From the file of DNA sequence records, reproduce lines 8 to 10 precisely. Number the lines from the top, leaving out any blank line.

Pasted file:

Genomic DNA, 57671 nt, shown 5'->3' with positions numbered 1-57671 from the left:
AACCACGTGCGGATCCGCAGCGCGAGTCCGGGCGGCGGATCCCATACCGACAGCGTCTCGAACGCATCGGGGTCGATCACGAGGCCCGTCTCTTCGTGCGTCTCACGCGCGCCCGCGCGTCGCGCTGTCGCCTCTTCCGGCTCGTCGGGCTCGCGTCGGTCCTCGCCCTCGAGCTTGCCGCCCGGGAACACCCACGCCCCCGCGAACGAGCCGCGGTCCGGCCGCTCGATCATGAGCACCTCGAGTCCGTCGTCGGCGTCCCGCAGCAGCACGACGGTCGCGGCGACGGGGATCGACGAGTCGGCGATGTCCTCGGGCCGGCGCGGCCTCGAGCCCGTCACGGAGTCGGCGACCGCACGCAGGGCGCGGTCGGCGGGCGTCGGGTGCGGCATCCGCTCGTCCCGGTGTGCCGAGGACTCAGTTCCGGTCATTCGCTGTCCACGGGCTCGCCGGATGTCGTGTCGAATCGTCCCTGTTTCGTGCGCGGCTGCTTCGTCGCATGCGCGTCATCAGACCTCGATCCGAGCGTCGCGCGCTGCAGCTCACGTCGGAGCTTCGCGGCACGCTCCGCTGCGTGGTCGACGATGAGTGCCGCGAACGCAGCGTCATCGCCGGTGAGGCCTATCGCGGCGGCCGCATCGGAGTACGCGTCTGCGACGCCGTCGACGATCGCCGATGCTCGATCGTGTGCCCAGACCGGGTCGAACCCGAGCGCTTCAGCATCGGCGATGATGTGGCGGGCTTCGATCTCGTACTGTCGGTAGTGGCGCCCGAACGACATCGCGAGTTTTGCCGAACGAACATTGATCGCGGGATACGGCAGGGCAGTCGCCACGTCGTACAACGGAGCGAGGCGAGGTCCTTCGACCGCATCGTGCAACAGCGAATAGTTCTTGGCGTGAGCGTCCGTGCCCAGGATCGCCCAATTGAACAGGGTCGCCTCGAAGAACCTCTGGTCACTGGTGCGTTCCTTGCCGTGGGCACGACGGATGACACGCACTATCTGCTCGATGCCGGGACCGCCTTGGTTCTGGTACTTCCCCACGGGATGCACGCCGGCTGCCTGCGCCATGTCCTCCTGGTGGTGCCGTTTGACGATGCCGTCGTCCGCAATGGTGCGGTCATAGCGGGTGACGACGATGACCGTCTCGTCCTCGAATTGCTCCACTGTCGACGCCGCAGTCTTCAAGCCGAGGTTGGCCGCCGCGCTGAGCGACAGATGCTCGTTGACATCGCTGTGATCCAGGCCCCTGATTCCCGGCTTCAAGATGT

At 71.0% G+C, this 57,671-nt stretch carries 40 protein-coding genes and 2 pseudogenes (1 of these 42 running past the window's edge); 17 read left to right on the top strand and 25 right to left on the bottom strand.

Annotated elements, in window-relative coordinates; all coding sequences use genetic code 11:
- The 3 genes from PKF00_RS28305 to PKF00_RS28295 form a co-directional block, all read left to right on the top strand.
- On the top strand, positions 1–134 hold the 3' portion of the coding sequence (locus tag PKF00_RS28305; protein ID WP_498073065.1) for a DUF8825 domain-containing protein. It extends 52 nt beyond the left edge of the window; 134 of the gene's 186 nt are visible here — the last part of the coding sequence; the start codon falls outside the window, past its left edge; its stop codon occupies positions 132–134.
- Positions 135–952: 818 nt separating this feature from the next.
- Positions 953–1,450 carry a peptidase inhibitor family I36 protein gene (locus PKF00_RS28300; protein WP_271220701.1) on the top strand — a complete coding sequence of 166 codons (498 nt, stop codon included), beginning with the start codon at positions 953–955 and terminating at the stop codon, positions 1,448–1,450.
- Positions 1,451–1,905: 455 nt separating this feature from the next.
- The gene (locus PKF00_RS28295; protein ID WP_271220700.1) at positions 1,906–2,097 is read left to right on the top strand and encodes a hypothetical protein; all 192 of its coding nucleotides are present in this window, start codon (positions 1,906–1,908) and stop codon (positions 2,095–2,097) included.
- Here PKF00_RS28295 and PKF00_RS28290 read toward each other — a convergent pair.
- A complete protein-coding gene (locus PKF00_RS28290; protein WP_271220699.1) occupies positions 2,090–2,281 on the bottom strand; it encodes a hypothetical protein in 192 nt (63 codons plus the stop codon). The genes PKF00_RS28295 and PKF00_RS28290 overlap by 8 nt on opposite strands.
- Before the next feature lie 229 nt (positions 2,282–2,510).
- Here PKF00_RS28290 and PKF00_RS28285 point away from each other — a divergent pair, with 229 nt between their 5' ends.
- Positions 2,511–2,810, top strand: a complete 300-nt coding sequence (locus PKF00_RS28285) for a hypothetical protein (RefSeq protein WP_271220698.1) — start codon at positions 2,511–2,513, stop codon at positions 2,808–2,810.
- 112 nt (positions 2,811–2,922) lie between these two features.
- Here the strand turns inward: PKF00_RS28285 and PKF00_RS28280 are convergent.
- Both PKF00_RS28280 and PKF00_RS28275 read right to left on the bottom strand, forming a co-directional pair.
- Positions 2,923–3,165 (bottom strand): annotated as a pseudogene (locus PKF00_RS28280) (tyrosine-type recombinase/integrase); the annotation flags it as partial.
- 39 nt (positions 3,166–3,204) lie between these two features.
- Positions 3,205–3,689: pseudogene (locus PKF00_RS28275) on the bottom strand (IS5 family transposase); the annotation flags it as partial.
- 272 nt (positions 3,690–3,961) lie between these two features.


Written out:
- Positions 953–1,450 carry a peptidase inhibitor family I36 protein gene (locus PKF00_RS28300; protein WP_271220701.1) on the top strand — a complete coding sequence of 166 codons (498 nt, stop codon included), beginning with the start codon at positions 953–955 and terminating at the stop codon, positions 1,448–1,450.
- Positions 1,451–1,905: 455 nt separating this feature from the next.
- The gene (locus PKF00_RS28295; protein ID WP_271220700.1) at positions 1,906–2,097 is read left to right on the top strand and encodes a hypothetical protein; all 192 of its coding nucleotides are present in this window, start codon (positions 1,906–1,908) and stop codon (positions 2,095–2,097) included.